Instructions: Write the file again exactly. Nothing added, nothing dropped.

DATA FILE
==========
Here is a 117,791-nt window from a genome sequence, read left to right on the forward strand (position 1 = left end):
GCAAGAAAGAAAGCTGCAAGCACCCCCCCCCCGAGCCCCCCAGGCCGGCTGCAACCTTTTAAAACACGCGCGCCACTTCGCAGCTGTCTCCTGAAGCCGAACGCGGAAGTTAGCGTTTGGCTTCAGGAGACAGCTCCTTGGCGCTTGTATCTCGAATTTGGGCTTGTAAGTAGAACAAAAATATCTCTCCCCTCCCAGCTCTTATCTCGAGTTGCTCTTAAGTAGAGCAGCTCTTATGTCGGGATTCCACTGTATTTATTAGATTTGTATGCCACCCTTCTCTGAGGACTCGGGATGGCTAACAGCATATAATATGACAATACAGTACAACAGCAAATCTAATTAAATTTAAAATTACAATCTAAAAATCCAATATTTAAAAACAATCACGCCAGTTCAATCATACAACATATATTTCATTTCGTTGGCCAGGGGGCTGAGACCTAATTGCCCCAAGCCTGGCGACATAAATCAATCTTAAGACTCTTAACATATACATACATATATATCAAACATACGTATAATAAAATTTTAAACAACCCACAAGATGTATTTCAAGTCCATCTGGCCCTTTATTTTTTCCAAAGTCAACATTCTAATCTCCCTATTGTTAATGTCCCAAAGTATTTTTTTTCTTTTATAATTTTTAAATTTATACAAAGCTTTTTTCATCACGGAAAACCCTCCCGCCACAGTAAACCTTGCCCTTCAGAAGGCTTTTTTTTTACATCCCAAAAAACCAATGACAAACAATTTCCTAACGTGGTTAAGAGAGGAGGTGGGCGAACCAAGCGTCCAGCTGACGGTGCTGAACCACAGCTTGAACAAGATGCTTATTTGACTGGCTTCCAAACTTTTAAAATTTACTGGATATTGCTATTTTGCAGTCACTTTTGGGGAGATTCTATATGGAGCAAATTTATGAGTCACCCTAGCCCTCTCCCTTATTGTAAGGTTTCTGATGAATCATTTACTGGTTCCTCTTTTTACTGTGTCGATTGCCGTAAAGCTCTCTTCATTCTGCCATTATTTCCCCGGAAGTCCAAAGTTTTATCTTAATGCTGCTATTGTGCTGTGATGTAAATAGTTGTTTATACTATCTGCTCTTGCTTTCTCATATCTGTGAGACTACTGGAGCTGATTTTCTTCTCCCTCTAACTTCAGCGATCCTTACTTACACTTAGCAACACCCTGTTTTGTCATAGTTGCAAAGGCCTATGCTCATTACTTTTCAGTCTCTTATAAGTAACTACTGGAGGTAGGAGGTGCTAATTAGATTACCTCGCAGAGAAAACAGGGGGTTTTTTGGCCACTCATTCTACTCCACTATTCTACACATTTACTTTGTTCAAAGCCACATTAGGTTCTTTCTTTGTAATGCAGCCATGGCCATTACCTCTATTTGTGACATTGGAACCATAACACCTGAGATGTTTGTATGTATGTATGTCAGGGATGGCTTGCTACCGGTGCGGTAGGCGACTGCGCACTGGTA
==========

Here is a 117,791-nt window from a genome sequence, read left to right on the forward strand (position 1 = left end):
GCAAGAAAGAAAGCTGCAAGCACCCCCCCCCCGAGCCCCCCAGGCCGGCTGCAACCTTTTAAAACACGCGCGCCACTTCGCAGCTGTCTCCTGAAGCCGAACGCGGAAGTTAGCGTTTGGCTTCAGGAGACAGCTCCTTGGCGCTTGTATCTCGAATTTGGGCTTGTAAGTAGAACAAAAATATCTCTCCCCTCCCAGCTCTTATCTCGAGTTGCTCTTAAGTAGAGCAGCTCTTATGTCGGGATTCCACTGTATTTATTAGATTTGTATGCCACCCTTCTCTGAGGACTCGGGATGGCTAACAGCATATAATATGACAATACAGTACAACAGCAAATCTAATTAAATTTAAAATTACAATCTAAAAATCCAATATTTAAAAACAATCACGCCAGTTCAATCATACAACATATATTTCATTTCGTTGGCCAGGGGGCTGAGACCTAATTGCCCCAAGCCTGGCGACATAAATCAATCTTAAGACTCTTAACATATACATACATATATATCAAACATACGTATAATAAAATTTTAAACAACCCACAAGATGTATTTCAAGTCCATCTGGCCCTTTATTTTTTCCAAAGTCAACATTCTAATCTCCCTATTGTTAATGTCCCAAAGTATTTTTTTTCTTTTATAATTTTTAAATTTATACAAAGCTTTTTTCATCACGGAAAACCCTCCCGCCACAGTAAACCTTGCCCTTCAGAAGGCTTTTTTTTTACATCCCAAAAAACCAATGACAAACAATTTCCTAACGTGGTTAAGAGAGGAGGTGGGCGAACCAAGCGTCCAGCTGACGGTGCTGAACCACAGCTTGAACAAGATGCTTATTTGACTGGCTTCCAAACTTTTAAAATTTACTGGATATTGCTATTTTGCAGTCACTTTTGGGGAGATTCTATATGGAGCAAATTTATGAGTCACCCTAGCCCTCTCCCTTATTGTAAGGTTTCTGATGAATCATTTACTGGTTCCTCTTTTTACTGTGTCGATTGCCGTAAAGCTCTCTTCATTCTGCCATTATTTCCCCGGAAGTCCAAAGTTTTATCTTAATGCTGCTATTGTGCTGTGATGTAAATAGTTGTTTATACTATCTGCTCTTGCTTTCTCATATCTGTGAGACTACTGGAGCTGATTTTCTTCTCCCTCTAACTTCAGCGATCCTTACTTACACTTAGCAACACCCTGTTTTGTCATAGTTGCAAAGGCCTATGCTCATTACTTTTCAGTCTCTTATAAGTAACTACTGGAGGTAGGAGGTGCTAATTAGATTACCTCGCAGAGAAAACAGGGGGTTTTTTGGCCACTCATTCTACTCCACTATTCTACACATTTACTTTGTTCAAAGCCACATTAGGTTCTTTCTTTGTAATGCAGCCATGGCCATTACCTCTATTTGTGACATTGGAACCATAACACCTGAGATGTTTGTATGTATGTATGTCAGGGATGGCTTGCTACCGGTGCGGTAGGCGACTGCGCACTGGTA